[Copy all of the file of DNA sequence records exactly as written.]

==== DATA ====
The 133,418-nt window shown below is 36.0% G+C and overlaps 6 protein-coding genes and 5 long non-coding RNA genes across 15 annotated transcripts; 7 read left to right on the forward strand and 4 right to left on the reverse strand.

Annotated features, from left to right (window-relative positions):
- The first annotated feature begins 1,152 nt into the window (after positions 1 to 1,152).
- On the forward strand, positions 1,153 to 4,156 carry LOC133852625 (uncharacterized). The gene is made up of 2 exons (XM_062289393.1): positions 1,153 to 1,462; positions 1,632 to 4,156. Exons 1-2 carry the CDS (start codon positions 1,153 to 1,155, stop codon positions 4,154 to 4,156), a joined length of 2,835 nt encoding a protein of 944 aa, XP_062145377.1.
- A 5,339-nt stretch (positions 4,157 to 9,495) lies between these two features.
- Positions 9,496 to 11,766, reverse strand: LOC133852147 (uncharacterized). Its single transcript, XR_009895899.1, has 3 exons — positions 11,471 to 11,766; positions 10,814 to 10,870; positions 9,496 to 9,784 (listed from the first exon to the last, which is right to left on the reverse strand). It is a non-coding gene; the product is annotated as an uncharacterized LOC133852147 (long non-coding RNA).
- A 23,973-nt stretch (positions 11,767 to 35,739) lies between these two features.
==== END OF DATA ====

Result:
The 133,418-nt window shown below is 36.0% G+C and overlaps 6 protein-coding genes and 5 long non-coding RNA genes across 15 annotated transcripts; 7 read left to right on the forward strand and 4 right to left on the reverse strand.

Annotated features, from left to right (window-relative positions):
- The first annotated feature begins 1,152 nt into the window (after positions 1 to 1,152).
- On the forward strand, positions 1,153 to 4,156 carry LOC133852625 (uncharacterized). The gene is made up of 2 exons (XM_062289393.1): positions 1,153 to 1,462; positions 1,632 to 4,156. Exons 1-2 carry the CDS (start codon positions 1,153 to 1,155, stop codon positions 4,154 to 4,156), a joined length of 2,835 nt encoding a protein of 944 aa, XP_062145377.1.
- A 5,339-nt stretch (positions 4,157 to 9,495) lies between these two features.
- Positions 9,496 to 11,766, reverse strand: LOC133852147 (uncharacterized). Its single transcript, XR_009895899.1, has 3 exons — positions 11,471 to 11,766; positions 10,814 to 10,870; positions 9,496 to 9,784 (listed from the first exon to the last, which is right to left on the reverse strand). It is a non-coding gene; the product is annotated as an uncharacterized LOC133852147 (long non-coding RNA).
- A 23,973-nt stretch (positions 11,767 to 35,739) lies between these two features.